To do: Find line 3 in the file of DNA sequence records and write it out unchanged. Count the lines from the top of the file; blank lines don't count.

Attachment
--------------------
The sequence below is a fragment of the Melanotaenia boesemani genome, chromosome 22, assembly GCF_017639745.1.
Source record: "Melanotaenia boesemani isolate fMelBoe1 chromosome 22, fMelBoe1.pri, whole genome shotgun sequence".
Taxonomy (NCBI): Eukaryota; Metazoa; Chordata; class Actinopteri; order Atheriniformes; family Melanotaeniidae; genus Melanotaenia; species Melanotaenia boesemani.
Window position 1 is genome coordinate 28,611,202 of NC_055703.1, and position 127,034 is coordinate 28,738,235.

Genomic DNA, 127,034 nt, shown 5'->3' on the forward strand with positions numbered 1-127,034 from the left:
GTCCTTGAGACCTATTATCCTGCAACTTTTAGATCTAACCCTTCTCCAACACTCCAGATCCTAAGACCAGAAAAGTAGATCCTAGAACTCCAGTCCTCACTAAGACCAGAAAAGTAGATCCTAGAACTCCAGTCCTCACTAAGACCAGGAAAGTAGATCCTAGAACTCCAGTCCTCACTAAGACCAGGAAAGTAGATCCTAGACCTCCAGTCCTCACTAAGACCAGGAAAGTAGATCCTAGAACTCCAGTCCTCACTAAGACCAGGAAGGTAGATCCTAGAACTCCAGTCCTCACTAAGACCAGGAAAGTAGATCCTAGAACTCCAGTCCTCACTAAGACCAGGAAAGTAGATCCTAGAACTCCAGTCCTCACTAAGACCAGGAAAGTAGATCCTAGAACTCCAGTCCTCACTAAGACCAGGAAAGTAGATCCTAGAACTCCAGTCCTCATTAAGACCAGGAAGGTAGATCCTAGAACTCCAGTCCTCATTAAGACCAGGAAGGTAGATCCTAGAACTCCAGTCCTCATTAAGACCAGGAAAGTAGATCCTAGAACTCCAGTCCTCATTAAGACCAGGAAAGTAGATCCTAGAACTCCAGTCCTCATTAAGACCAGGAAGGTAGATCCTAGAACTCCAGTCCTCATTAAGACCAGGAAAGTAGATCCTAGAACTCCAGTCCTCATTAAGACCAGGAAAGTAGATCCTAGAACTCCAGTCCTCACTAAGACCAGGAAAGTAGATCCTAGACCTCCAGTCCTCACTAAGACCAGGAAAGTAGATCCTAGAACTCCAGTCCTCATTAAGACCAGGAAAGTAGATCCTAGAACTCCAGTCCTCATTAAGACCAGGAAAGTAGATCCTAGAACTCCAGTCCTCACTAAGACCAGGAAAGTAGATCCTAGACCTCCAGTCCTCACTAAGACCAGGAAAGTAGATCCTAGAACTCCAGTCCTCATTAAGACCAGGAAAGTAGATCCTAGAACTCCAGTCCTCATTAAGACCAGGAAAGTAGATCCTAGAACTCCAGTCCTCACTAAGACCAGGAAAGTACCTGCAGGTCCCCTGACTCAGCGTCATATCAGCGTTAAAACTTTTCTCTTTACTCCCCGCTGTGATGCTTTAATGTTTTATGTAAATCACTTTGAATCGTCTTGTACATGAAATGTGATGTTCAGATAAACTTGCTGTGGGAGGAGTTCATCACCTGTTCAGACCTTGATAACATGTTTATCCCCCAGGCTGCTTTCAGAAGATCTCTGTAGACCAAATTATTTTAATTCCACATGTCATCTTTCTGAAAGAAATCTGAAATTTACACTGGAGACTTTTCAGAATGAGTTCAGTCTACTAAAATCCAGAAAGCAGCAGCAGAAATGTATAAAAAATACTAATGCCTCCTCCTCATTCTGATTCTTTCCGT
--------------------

Taxonomy (NCBI): Eukaryota; Metazoa; Chordata; class Actinopteri; order Atheriniformes; family Melanotaeniidae; genus Melanotaenia; species Melanotaenia boesemani.